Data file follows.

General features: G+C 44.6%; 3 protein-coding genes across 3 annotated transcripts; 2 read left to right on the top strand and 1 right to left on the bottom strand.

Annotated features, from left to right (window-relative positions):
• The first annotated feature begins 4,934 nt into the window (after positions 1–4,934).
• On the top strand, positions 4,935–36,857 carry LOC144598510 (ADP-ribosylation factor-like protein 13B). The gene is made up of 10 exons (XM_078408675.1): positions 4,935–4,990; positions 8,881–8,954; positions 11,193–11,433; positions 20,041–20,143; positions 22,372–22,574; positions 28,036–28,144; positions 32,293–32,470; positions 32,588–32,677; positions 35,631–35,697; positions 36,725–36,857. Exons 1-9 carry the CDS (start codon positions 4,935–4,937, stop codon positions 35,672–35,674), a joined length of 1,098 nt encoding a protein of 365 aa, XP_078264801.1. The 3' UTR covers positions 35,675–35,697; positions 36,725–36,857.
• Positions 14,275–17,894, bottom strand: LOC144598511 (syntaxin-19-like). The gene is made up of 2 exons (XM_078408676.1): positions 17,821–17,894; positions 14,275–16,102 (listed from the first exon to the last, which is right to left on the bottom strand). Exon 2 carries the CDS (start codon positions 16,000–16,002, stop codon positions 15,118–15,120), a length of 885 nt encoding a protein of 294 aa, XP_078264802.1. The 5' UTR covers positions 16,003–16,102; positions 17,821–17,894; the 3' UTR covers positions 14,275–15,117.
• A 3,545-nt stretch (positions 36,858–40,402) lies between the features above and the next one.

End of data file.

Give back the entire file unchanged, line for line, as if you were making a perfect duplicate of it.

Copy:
General features: G+C 44.6%; 3 protein-coding genes across 3 annotated transcripts; 2 read left to right on the top strand and 1 right to left on the bottom strand.

Annotated features, from left to right (window-relative positions):
• The first annotated feature begins 4,934 nt into the window (after positions 1–4,934).
• On the top strand, positions 4,935–36,857 carry LOC144598510 (ADP-ribosylation factor-like protein 13B). The gene is made up of 10 exons (XM_078408675.1): positions 4,935–4,990; positions 8,881–8,954; positions 11,193–11,433; positions 20,041–20,143; positions 22,372–22,574; positions 28,036–28,144; positions 32,293–32,470; positions 32,588–32,677; positions 35,631–35,697; positions 36,725–36,857. Exons 1-9 carry the CDS (start codon positions 4,935–4,937, stop codon positions 35,672–35,674), a joined length of 1,098 nt encoding a protein of 365 aa, XP_078264801.1. The 3' UTR covers positions 35,675–35,697; positions 36,725–36,857.
• Positions 14,275–17,894, bottom strand: LOC144598511 (syntaxin-19-like). The gene is made up of 2 exons (XM_078408676.1): positions 17,821–17,894; positions 14,275–16,102 (listed from the first exon to the last, which is right to left on the bottom strand). Exon 2 carries the CDS (start codon positions 16,000–16,002, stop codon positions 15,118–15,120), a length of 885 nt encoding a protein of 294 aa, XP_078264802.1. The 5' UTR covers positions 16,003–16,102; positions 17,821–17,894; the 3' UTR covers positions 14,275–15,117.
• A 3,545-nt stretch (positions 36,858–40,402) lies between the features above and the next one.